And I have an interest in the violent serial offender, too.  Let’s face it, most criminals are not masterminds. They’re just thugs and opportunists.  But someone smart enough to evade law enforcement efforts for years, like the Green River Killer or the Long Island Killer who is out there hunting right now, someone utterly egocentric who sees victims as fill-in-the-blank objects, now that interests me.  What I mean by fill in the blank is, whatever his fantasy or desire, he’s just inserting a victim.  He’s completely detached from their suffering. It’s about him, his need.  Writers take a lot of criticism for writing books about serial offenders—rapists or murderers. But thrillers and mysteries keep selling.  Cop shows and CSI type shows continue to have good ratings.  I don’t think anyone wants to glorify these monsters, but we have a natural curiosity about that kind of psychopathy.  I think we want to know what it’s like to look through the cold eyes of a killer from a safe distance. I do.  I want to know what fantasy he’s acting out, what fuels it.  I learned something really valuable when I was taking criminal profiling courses to prepare for this series.  Homicide isn’t always the motive.  It’s merely the result of behaviors manifested at the scene. That’s what draws me to the genre—a desire to understand those behaviors.  I don’t know that it gives me a sense of control.  I’m as fearful as anyone else of violent crime.  That’s why we love crime fighters.  They fight back.  They protect us. Read the rest of this entry »


Yeah. It’s My Blog.

 

 

 

 

 

 

 

 

 

So I’m going to stretch it a little and call animals “art.” Because I love them and I want them in here and I can’t live without them.  Whether you pick your poison at the obvious like Hipster Puppies or Cute Overload, or you just like whispering ”show me another cat in a sink!” at your work computer all day, you know how much you love them too.  So do something this week to support your favorite local animal shelter like Lifeline Animal Project by dropping off  some cat supplies or cold, hard cash. These are trying times for nonprofits, and when people lose their homes, so do their animals. That’s no good for anyone. So do a little something! It will feel good. Thanks. Now you can go back to browsing Plott Hound mixes on Petfinder because they really are the sweetest of all time. Oh yeah. They are.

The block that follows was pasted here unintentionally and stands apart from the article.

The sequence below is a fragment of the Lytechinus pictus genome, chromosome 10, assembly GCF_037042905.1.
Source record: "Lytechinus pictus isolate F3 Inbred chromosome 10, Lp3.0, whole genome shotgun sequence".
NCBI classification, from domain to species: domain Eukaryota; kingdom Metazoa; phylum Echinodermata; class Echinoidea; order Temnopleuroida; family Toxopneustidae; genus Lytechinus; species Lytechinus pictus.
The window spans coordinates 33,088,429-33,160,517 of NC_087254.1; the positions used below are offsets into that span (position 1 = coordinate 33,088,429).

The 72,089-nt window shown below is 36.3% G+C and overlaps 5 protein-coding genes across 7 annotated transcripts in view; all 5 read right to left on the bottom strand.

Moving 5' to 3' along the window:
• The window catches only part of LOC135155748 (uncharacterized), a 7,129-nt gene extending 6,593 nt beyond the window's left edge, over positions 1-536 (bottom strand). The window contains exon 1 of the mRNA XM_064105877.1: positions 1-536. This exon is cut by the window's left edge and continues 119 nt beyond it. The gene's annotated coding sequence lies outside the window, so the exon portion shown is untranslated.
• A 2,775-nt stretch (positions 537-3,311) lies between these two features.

P.S. Meet Bobby. She is waiting for a home at Lifeline. When she grows up she wants to be a dentist. Or an ear model.


Yeah. It's My Blog.

 

 

 

 

 

 

 

 

 

So I’m going to stretch it a little and call animals “art.” Because I love them and I want them in here and I can’t live without them.  Whether you pick your poison at the obvious like Hipster Puppies or Cute Overload, or you just like whispering ”show me another cat in a sink!” at your work computer all day, you know how much you love them too.  So do something this week to support your favorite local animal shelter like Lifeline Animal Project by dropping off  some cat supplies or cold, hard cash. These are trying times for nonprofits, and when people lose their homes, so do their animals. That’s no good for anyone. So do a little something! It will feel good. Thanks. Now you can go back to browsing Plott Hound mixes on Petfinder because they really are the sweetest of all time. Oh yeah. They are.

P.S. Meet Bobby. She is waiting for a home at Lifeline. When she grows up she wants to be a dentist. Or an ear model.